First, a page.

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# Ramer-Douglas-Peucker algorithm

The Douglas-Peucker algorithm is an algorithm for smoothing curves. The initial form of the algorithm was established in 1973 by David Douglas and Thomas Peucker.

## Idea

The purpose of the algorithm is that given a 'curve' cmposed of line segments to find a curve not too dissimilar but that has fewer points. The algorithm defines 'too dissimilar' based on the maximum distance between the original curve and the smoothed curve. The smoothed curve consists of a subset of the points that defined the original curve.

## Algorithm

The starting curve is an ordered set of points or lines and the distance dimension ε > 0. The original (unsmoothed) curve is shown in 0 and the final output curve is shown in blue on row 4.

The algorithm recursively divides the line. Initially it is given all the points between the first and last point. It automatically marks the first and last point to be kept. It then finds the point that is furthest from the line segment with the first and last points as end points (this point is obviously furthest on the curve from the approximating line segment between the end points). If the point is closer than ε to the line segment then any points not currently marked to keep can be discarded without the smoothed curve being worse than ε.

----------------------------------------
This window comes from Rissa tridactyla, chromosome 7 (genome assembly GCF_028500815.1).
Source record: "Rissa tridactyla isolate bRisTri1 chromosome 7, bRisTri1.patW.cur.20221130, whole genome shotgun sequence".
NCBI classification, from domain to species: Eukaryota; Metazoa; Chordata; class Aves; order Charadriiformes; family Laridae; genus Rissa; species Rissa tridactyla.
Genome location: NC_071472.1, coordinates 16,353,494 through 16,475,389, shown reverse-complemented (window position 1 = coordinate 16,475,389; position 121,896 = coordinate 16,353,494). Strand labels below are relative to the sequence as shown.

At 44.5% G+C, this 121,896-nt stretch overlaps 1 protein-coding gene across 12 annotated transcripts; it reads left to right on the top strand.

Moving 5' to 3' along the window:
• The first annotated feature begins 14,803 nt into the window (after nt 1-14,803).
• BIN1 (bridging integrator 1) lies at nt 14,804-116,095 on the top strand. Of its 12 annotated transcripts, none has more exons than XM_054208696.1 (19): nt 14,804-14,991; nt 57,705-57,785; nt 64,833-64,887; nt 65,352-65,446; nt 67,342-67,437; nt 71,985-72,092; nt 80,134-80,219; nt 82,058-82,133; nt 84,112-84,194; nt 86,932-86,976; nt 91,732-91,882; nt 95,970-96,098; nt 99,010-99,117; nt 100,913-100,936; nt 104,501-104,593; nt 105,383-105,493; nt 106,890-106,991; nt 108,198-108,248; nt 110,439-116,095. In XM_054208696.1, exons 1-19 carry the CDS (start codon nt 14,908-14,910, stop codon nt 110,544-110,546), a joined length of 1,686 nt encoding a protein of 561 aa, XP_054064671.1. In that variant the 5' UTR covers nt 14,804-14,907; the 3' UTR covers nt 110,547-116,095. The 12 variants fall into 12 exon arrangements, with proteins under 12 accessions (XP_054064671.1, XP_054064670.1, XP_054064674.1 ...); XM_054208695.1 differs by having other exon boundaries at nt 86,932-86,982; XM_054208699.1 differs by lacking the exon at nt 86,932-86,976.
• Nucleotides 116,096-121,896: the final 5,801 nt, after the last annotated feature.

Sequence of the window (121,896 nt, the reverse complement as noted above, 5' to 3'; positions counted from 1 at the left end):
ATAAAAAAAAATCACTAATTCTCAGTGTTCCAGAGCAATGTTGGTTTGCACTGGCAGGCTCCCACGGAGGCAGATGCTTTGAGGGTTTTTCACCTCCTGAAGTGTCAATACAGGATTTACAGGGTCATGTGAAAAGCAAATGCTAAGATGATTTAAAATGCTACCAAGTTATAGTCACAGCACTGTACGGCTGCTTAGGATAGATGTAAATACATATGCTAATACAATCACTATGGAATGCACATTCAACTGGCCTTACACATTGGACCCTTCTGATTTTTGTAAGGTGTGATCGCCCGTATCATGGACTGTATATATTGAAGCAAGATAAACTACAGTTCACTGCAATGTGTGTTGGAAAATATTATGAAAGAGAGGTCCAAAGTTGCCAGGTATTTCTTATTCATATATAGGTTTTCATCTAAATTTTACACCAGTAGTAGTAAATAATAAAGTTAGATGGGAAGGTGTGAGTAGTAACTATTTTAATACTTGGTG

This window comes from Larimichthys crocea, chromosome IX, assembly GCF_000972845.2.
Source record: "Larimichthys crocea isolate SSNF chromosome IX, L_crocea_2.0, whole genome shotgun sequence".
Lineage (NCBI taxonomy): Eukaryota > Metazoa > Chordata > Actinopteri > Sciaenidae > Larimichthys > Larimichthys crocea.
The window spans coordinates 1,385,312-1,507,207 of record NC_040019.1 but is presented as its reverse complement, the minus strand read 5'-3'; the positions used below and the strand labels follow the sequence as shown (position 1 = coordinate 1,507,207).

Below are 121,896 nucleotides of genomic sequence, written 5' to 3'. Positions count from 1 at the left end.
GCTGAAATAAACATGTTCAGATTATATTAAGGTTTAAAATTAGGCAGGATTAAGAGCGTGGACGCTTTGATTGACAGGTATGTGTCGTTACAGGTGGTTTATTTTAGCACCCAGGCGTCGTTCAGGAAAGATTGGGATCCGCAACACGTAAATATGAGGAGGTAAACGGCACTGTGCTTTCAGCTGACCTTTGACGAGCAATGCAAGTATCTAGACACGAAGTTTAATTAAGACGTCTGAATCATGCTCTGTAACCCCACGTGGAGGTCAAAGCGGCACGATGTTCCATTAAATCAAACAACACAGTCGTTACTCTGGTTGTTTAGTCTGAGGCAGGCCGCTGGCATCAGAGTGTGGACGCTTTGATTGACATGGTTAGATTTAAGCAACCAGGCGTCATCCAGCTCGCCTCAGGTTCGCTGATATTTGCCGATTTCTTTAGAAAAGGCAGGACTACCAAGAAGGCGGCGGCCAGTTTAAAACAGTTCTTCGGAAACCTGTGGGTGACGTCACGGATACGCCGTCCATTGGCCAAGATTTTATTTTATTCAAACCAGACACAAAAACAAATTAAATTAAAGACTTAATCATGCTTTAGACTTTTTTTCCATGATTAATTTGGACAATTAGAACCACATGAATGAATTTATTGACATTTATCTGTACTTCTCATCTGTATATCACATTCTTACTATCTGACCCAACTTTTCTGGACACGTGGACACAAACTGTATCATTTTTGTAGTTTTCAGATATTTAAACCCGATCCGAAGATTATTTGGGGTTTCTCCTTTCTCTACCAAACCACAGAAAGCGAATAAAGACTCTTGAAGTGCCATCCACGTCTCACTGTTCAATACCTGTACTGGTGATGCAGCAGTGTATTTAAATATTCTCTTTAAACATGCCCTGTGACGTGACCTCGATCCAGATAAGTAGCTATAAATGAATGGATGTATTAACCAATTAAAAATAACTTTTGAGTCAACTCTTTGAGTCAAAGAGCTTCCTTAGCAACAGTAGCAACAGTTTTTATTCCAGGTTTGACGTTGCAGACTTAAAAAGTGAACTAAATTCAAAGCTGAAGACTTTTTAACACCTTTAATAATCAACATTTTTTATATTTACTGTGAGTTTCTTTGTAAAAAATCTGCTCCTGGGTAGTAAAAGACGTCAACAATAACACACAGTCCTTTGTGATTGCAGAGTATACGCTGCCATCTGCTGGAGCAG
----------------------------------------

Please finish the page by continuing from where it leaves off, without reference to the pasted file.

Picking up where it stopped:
If the point furthest from the line segment is greater than ε from the approximation then that point must be kept. The algorithm recursively calls itself with the first point and the worst point and then with the worst point and the last point (which includes marking the worst point being marked as kept).

When the recursion is completed a new output curve can be generated consisting of all (and only) those points that have been marked as kept.

### Pseudocode

`function DouglasPeucker(PointList[], epsilon)`
` //Find the point with the maximum distance`
` dmax = 0`
` index = 0`
` for i = 2 to (length(PointList) - 1)`
`  d = OrthogonalDistance(PointList[i], Distance(PointList[1], PointList[end]))`
`  if d > dmax`
`   index = i`
`   dmax = d`
`  end`
` end`

` //If max distance is greater than epsilon, recursively simplify`
` if dmax >= epsilon`
`  //Recursive call`
`  recResults1[] = DouglasPeucker(PointList[1...index], epsilon)`
`  recResults2[] = DouglasPeucker(PointList[index...end], epsilon)`

`  // Build the result list`
ResultList[] = {recResults1[1...end-1] recResults2[1...end]}
` else`
ResultList[] = {PointList[1], PointList[end]}
` end`

` //Return the result`
` return ResultList[]`
`end`

## Application

The algorithm is used for the processing of vector graphics and generalization.

## References

• David Douglas & Thomas Peucker, "Algorithms for the reduction of the number of points required to represent a digitized line or its caricature", The Canadian Cartographer 10(2), 112-122 (1973)
• John Hershberger & Jack Snoeyink, "Speeding Up the Douglas-Peucker Line-Simplification Algorithm", Proc 5th Symp on Data Handling, 134-143 (1992). UBC Tech Report available online from NEC ResearchIndex.

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